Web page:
Gone are the days when developers are willing to wait six months to glimpse new features. E-businesses need solutions to data access problems yesterday. They want to hear about whatĂs coming down the pike, they want to see why itĂs valuable to them, and they want to know how theyĂll be able to use it.
WebData was structured to accommodate the typical release model: spec, design, code, test, beta, release. As a component group, we had several major commitments to battleship projects, including Office, SQL, and Windowsź 2000. We were moderately insolated from our customers and structured to deliver at what we would now consider the leisurely pace of every 3ű4 months. When we initially asked our sub-teams about moving to the faster WebRelease strategy, we heard screams of agony, ˘How do you expect us to ship more frequently? WeĂre already breaking our necks!÷ We realized that our approach to change would need to be organic, credible, and revolutionary.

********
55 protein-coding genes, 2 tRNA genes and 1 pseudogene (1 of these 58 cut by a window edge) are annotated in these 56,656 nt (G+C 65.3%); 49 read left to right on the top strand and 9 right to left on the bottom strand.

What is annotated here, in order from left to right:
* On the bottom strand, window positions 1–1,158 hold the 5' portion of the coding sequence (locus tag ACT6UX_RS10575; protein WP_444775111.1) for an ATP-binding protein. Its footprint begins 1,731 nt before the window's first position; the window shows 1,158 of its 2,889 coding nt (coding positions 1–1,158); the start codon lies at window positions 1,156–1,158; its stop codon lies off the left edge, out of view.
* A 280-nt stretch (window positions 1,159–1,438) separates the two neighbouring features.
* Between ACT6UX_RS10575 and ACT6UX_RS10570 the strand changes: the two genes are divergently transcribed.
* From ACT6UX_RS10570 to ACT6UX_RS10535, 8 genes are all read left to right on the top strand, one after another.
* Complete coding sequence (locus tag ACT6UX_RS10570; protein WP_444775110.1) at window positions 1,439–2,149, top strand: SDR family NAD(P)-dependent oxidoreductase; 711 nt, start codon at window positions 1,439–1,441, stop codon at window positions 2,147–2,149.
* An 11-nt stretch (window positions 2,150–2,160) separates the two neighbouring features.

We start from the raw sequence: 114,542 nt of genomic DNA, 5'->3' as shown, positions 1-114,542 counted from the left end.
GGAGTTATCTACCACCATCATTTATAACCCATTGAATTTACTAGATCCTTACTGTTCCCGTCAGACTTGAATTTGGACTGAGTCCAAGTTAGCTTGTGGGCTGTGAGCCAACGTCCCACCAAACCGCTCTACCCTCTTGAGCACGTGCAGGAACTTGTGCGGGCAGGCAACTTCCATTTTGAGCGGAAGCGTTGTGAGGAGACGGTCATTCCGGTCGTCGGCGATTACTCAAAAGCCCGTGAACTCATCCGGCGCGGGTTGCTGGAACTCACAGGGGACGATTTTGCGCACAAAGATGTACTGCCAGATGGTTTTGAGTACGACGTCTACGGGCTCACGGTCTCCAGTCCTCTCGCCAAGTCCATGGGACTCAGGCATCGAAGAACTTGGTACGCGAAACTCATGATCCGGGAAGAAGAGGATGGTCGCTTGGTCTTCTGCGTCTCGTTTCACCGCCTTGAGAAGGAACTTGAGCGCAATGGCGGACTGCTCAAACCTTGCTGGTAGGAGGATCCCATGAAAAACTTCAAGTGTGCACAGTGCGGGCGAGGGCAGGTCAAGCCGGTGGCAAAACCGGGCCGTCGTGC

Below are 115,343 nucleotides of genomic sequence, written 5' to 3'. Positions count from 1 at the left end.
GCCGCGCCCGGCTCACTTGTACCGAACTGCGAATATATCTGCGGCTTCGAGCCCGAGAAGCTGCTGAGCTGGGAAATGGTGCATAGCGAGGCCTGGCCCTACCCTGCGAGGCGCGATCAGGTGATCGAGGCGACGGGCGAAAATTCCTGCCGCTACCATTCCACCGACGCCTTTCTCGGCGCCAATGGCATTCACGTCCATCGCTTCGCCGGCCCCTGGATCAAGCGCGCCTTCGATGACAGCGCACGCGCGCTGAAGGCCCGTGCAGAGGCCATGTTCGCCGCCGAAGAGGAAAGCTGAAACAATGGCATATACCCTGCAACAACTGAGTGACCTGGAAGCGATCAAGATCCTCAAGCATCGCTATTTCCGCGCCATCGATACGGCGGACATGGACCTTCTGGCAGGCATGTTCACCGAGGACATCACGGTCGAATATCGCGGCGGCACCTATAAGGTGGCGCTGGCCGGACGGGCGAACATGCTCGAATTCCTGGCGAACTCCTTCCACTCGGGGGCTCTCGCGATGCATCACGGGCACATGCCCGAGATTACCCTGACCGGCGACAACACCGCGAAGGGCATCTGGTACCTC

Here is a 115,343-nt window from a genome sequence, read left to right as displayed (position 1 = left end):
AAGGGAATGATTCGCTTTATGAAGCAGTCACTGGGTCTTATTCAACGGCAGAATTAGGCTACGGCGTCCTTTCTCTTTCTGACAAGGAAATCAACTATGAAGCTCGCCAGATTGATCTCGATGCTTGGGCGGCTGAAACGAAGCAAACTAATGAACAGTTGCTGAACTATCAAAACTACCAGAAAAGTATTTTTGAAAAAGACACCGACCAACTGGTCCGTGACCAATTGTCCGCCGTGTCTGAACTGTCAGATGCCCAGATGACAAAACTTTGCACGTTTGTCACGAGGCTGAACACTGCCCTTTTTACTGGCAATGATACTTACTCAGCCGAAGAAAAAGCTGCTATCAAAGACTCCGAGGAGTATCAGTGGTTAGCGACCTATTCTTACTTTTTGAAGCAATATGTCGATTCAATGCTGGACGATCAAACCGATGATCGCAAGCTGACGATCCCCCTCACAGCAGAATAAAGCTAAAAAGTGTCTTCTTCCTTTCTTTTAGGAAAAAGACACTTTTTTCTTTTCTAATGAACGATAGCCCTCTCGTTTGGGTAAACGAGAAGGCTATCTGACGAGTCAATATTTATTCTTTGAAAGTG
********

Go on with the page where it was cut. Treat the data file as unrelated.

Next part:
Patrick Copeland manages WebData's Quality Assurance Team for the SQL Programming Model at Microsoft Corporation. His team develops the testing process and strategy for Microsoft's newest and most flexible database components, such as XML. Throughout the product cycle, he's responsible for maintaining and shipping high quality builds for dozens of configurations, multiple languages, and numerous client-server combinations. As an undergraduate he attended the University of Arizona, and he received an MS from the University of Southern California. See what we're doing: http://msdn.microsoft.com/downloads/webtechnology/xml/msxml.asp